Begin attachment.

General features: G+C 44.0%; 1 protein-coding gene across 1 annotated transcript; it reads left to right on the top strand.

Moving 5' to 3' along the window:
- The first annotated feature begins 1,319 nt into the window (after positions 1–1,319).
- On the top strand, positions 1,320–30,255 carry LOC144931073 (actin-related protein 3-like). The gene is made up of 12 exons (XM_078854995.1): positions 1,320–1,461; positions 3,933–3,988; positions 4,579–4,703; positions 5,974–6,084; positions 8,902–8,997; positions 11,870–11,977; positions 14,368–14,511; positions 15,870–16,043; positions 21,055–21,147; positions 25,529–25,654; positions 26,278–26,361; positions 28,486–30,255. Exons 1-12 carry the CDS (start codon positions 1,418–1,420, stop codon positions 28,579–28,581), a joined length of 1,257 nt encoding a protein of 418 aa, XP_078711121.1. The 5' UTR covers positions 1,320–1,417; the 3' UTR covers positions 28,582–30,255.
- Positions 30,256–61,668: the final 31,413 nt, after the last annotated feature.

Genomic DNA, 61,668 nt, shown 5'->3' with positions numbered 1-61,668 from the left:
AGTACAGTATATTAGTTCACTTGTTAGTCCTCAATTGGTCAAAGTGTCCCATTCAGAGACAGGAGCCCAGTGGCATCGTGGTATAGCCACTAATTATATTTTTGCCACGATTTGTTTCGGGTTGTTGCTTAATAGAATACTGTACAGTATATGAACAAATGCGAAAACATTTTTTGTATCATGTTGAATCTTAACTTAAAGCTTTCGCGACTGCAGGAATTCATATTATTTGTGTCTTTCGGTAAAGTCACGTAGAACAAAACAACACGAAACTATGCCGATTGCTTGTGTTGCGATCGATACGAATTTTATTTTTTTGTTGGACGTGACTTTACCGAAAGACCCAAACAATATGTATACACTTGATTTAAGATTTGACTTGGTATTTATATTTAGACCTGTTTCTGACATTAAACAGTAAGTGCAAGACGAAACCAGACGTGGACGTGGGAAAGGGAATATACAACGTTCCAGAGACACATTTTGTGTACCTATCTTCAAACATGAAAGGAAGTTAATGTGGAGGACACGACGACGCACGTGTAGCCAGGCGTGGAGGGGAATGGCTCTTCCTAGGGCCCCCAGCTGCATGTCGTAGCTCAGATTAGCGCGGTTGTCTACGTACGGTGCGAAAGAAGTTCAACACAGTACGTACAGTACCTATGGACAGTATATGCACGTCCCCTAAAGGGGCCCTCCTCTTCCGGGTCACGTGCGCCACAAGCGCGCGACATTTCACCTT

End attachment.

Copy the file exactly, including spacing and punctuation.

General features: G+C 44.0%; 1 protein-coding gene across 1 annotated transcript; it reads left to right on the top strand.

Moving 5' to 3' along the window:
- The first annotated feature begins 1,319 nt into the window (after positions 1–1,319).
- On the top strand, positions 1,320–30,255 carry LOC144931073 (actin-related protein 3-like). The gene is made up of 12 exons (XM_078854995.1): positions 1,320–1,461; positions 3,933–3,988; positions 4,579–4,703; positions 5,974–6,084; positions 8,902–8,997; positions 11,870–11,977; positions 14,368–14,511; positions 15,870–16,043; positions 21,055–21,147; positions 25,529–25,654; positions 26,278–26,361; positions 28,486–30,255. Exons 1-12 carry the CDS (start codon positions 1,418–1,420, stop codon positions 28,579–28,581), a joined length of 1,257 nt encoding a protein of 418 aa, XP_078711121.1. The 5' UTR covers positions 1,320–1,417; the 3' UTR covers positions 28,582–30,255.
- Positions 30,256–61,668: the final 31,413 nt, after the last annotated feature.

Genomic DNA, 61,668 nt, shown 5'->3' with positions numbered 1-61,668 from the left:
AGTACAGTATATTAGTTCACTTGTTAGTCCTCAATTGGTCAAAGTGTCCCATTCAGAGACAGGAGCCCAGTGGCATCGTGGTATAGCCACTAATTATATTTTTGCCACGATTTGTTTCGGGTTGTTGCTTAATAGAATACTGTACAGTATATGAACAAATGCGAAAACATTTTTTGTATCATGTTGAATCTTAACTTAAAGCTTTCGCGACTGCAGGAATTCATATTATTTGTGTCTTTCGGTAAAGTCACGTAGAACAAAACAACACGAAACTATGCCGATTGCTTGTGTTGCGATCGATACGAATTTTATTTTTTTGTTGGACGTGACTTTACCGAAAGACCCAAACAATATGTATACACTTGATTTAAGATTTGACTTGGTATTTATATTTAGACCTGTTTCTGACATTAAACAGTAAGTGCAAGACGAAACCAGACGTGGACGTGGGAAAGGGAATATACAACGTTCCAGAGACACATTTTGTGTACCTATCTTCAAACATGAAAGGAAGTTAATGTGGAGGACACGACGACGCACGTGTAGCCAGGCGTGGAGGGGAATGGCTCTTCCTAGGGCCCCCAGCTGCATGTCGTAGCTCAGATTAGCGCGGTTGTCTACGTACGGTGCGAAAGAAGTTCAACACAGTACGTACAGTACCTATGGACAGTATATGCACGTCCCCTAAAGGGGCCCTCCTCTTCCGGGTCACGTGCGCCACAAGCGCGCGACATTTCACCTT